A Talk given at Wake Up London, March 2014
Sr Jewel shared about her happiness recently in co-facilitating a course called "Economics of Happiness" at Schumacher College, in Devon. She introduced mindfulness throughout the course, including walking meditation in the afternoon, did some Interplay and dancing in the evening...
Inspired to see what is happening in the world, in terms of creating economic, social, political, structures that really aim to create well-being and happiness, rather than more and more growth or profit, at the expense of our happiness.
Impact of Sangha - anytime we make shifts inside, it ripples out to society.
Climate Change through the perspective of The Four Nutriments - teachings of the Buddha. Look to see what has fed what we are experiencing.
Four kinds of food - "nutriments" - what are the causes of suffering, how has we ourselves or the environment we are in has brought about it? What has fed it? What are it's roots? Understanding this is the key to liberation.
The Four Nutriments are:
- Edible food
- Sense impressions - images, sounds books conversations, advertisements
- Volition - what are our real wish for our lives is, what motivates us? What gets us up in the morning? What energizes us?
- Consciousness - all our past experiences and impressions we stored deep in our store consciousness - which can be either individual or collective eg. the collective consciousness at a football game can penetrates us and effect us in many different ways.
Buddha gave images for each of these kinds of food.
The image for volition: man in a village where there is a huge pit of burning coals. The man knows if he gets near that pit, he will get thrown in and die so he goes to another village. Volition is like that. Often where we put the focus of our life, draws us into suffering. So if we focus on external kinds of gratification, such as status of power, fame, pleasure, then we cut off from a deeper fullfilment, an awareness of our connection with all beings.
That's a force pulling us into a pit of fire. Buddha invites us to examine our volition. What is it that is deeply motivating us in our lives? It is so important to investigate this, because if we don't have a clear sense of where we are going, our volition can get easily hijacked by our society, a consumer driven society sees humans as consumers. Consuming keeps our economic system functioning. We are being told that's where our happiness is.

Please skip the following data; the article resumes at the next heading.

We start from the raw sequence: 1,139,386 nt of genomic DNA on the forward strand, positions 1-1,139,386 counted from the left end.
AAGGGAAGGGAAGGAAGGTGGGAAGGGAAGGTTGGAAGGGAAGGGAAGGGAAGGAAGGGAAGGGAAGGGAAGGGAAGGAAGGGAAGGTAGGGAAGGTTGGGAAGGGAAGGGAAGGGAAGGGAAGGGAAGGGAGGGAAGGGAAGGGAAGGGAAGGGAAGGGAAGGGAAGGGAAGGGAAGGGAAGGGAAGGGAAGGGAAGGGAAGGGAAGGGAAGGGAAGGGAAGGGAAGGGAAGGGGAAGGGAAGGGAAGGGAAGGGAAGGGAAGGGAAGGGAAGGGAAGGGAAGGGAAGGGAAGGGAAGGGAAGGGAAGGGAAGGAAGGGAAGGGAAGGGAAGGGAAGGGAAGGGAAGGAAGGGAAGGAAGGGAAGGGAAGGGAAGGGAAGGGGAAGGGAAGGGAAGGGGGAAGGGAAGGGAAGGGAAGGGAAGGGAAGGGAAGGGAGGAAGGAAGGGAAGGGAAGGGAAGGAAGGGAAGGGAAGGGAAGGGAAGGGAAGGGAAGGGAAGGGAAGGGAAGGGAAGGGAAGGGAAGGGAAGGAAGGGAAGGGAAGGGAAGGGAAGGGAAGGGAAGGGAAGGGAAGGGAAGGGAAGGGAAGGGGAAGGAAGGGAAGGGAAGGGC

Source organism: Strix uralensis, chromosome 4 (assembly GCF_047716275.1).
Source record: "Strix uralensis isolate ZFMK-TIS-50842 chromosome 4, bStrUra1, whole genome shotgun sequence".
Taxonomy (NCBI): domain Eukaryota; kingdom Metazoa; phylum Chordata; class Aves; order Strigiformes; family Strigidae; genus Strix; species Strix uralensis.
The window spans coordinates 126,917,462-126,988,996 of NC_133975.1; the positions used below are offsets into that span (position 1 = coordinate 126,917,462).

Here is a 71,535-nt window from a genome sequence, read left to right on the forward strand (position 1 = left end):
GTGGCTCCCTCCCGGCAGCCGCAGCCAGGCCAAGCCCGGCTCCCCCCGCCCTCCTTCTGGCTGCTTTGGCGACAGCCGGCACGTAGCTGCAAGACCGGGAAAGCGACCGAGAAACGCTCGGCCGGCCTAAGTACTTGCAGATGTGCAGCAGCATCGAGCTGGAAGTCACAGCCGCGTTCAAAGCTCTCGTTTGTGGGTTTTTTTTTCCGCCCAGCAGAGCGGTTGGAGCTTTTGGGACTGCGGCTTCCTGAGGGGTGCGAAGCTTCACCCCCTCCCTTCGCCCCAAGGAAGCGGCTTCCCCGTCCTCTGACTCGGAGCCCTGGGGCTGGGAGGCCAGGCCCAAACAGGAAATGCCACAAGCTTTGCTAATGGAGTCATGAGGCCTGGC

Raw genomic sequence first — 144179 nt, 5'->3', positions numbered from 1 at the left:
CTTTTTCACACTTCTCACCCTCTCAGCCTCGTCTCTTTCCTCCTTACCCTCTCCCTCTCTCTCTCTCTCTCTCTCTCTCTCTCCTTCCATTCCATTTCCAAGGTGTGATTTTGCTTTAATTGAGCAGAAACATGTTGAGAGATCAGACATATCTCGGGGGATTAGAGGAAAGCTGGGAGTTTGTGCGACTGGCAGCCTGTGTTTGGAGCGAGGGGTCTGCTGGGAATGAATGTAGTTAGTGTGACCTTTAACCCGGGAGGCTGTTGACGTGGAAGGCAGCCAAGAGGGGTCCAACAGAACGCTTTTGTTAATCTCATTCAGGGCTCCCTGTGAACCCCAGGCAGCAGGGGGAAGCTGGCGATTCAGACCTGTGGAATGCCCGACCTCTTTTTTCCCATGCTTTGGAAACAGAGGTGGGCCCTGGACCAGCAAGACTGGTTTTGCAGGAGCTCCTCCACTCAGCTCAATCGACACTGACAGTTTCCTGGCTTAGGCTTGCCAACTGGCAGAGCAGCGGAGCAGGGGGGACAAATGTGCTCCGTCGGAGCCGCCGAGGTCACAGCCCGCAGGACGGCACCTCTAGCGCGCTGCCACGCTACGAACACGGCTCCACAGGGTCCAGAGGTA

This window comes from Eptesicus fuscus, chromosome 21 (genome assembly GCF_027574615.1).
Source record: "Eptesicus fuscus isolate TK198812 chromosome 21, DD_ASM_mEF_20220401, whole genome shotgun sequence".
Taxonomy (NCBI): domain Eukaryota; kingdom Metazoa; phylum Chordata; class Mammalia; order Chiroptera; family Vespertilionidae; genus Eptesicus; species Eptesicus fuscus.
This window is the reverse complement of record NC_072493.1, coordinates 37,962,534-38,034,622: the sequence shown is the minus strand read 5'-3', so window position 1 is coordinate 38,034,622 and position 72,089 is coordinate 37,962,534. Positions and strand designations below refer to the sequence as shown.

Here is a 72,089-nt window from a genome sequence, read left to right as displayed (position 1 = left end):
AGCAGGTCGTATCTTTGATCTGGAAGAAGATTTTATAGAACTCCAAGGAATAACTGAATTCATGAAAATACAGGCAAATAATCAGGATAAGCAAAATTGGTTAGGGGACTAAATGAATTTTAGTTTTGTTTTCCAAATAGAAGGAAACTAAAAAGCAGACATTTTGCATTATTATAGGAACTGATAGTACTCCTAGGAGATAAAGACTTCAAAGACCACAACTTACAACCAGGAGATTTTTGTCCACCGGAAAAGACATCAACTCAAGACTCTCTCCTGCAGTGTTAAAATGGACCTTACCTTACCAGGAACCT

If we don't really look at why we're on this planet, what is our purpose, what we want for our lives, then we may find ourselves going very far away from real happiness.
Volition as individuals. Volition as society, collective. Volition that pulls us into burning fire.
Effects of our behaviour on our planet.
This focus on needing to always maintain material success and secure a sense of solidity, keeps us too busy to make us respond to what is happening to the world.
Consumption - fueling the destruction of our planet - is presented as an escape.
Quote by article by Kathleen Dean More:
"Let’s face it: our culture is hooked on cheap oil and consumer goods, and we exhibit all the self-destructive behaviours of addicts. We devote our days to the pursuit of the next hit. We have developed enabling behaviours to allow our addictions to go unchallenged, to deny that they do any harm.
I think the addiction to consumer goods is a response to the loss of community, self-sufficiency, meaningful work, neighbourly love, and hope. When these things are taken from us, we look for the cheap fix, which is turning out to be very expensive indeed."
(Full interview: thesunmagazine.org/issues/444/if_y…ouse_is_on_fire)
Joanna Macy:"The larger body we are apart of is in trauma, so we are too"
"Because the world is sick, I am sick"
Short workshop with Joanna Macy, deep ecology systems thinker, on how we can heal the destruction of our Earth. This trauma we are experiencing, gets pathologized and we get told it's our personal problem. We need to dare to say this ill-being is not normal, it's not our own individual problem... it's really something bigger than us as well...
And Joanna Macy also speaks about the importance of gratitude. Messages from society says we are not sufficient, not okay as we are, instils in us the sense of inadequacy and neediness. To be grateful for all the many things that do fill us is politically subversive. Gratitude is a revolutionary act.
Oren Lyons, Native American faith keeper of the Turtle Clan calls for a global council of elders - such as Jimmy Carter, Thay (Thich Nhat Hanh), Desmond Tutu, Mary Robinson - people who have really stood for peace their whole lives. He suggests can get together and choose one company to be the target of a global boycott. "How many points would the targeted company’s stock have to drop before it entered into negotiations and transformed itself? Then the council of elders could choose the next company, and the next."